With uncertainty still surrounding what’s to come for the fall semester, one freshman is hopeful for a normal start to her college experience.
Lily Krowas, incoming freshman in biomedical engineering and pre-med, said she is looking forward to the new experiences college affords, but hopes that classes will be face-to-face.
Even as the rate of new COVID-19 infections decreases across the state of Kansas, it’s still unclear what a fall semester will look like at Kansas State. University officials have floated the idea of a hybrid semester in which some classes occur online and others resume in-person instruction, but it’s still all up in the air. The university will remain in its limited operations status at least until July 31.
When deciding what to do if in-person classes are still not an option come August, Krowas said going to community college is an option for her.
“Obviously, there’s a lot of uncertainty with everything, but it just seems a smarter idea if we were to go to just online classes and not be on campus for me to go to Johnson County Community College just to save money,” she said. “It’s a hard decision to make and we haven’t put that much thought into it just because we like to hope that we would be going to school in the fall.”
Krowas said she hopes that everything will be fine and everyone will be able to go back to school in the fall, but feels it is smarter for incoming freshmen to go to a community college if universities were to move to online learning for the remainder of 2020.
To bridge the gap between online and in-person classes, a professor dug a soil pit in her backyard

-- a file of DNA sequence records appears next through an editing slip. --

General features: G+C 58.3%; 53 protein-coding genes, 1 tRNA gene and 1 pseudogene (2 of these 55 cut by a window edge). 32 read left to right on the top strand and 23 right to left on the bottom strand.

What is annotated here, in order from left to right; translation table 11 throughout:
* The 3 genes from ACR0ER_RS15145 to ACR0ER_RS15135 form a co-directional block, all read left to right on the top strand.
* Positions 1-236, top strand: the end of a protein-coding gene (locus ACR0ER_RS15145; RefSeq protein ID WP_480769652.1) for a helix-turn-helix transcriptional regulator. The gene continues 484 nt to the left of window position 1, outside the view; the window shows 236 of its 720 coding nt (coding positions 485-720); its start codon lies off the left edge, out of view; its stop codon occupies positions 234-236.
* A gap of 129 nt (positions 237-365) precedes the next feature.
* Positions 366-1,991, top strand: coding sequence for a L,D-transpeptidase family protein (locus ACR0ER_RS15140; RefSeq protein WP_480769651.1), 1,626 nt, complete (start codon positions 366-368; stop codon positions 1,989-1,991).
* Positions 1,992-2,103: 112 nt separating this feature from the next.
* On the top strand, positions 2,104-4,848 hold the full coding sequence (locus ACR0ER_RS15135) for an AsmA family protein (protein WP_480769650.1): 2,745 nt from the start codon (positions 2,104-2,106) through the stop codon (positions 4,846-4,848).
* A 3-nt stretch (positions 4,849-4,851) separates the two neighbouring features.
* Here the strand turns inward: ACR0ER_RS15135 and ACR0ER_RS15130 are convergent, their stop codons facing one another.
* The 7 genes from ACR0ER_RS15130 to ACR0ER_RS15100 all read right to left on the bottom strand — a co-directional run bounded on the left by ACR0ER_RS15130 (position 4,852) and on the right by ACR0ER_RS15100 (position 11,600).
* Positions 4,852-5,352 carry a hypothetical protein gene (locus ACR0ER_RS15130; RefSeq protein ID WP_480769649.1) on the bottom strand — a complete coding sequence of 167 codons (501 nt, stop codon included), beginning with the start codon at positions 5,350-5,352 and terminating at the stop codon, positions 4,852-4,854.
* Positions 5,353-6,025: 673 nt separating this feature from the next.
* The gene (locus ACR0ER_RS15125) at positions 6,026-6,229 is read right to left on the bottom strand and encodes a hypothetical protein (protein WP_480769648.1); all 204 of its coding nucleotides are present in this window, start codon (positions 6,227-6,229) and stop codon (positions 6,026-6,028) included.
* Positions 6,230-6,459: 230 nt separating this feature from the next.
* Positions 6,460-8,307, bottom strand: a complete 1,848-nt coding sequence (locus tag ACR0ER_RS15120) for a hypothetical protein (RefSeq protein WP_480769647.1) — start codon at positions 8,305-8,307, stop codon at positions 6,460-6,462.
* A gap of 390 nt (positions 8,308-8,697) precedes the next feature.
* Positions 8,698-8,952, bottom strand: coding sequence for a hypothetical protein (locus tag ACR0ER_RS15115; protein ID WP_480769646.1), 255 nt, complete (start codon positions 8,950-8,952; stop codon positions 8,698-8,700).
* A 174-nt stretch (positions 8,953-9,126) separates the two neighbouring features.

“I think that it would be smarter to just go to a community college just to play it safe for their first semester and then figure out what to do after that if things still are really bad,” she said. “But if not, I know a lot of people have been looking forward to going out of state and kind of move away from home and have their own experiences, so I’m just kind of holding on to the hope that everything will be fine by then.”
Krowas said she felt nervous about having the memorable first year of college that everyone talks about.
“It’s something that you always think about and I’ve just really been looking forward to getting to stay in a dorm with my best friend and doing all that stuff and possibly rushing,” she said.
For many students, moving to the dorms is one of the biggest transitions, but options will look a little different this year with the Strong Community closed.
“I’m just nervous about the dorms and stuff not being able to open up and classes being online and if it does come to that, I’m not sure what plan of action the school will take,” Krowas said. “It’s just kind of nerve-wracking because I don’t really know. Going into college is already nerve-wracking as it is, so I’m just not really sure what I’m going to do.”
Whatever form classes take, Krowas said her biggest challenge will be becoming self-reliant and managing her time.
“Time management and stuff like that because I’m not really not good with that so I know that’s going to be a big change,” she said. “I feel in college it’s really easy to just not do what you need to be doing. Just making sure that I’m still on track. I’m at school for a reason, I need to be doing what I’m supposed to be doing.”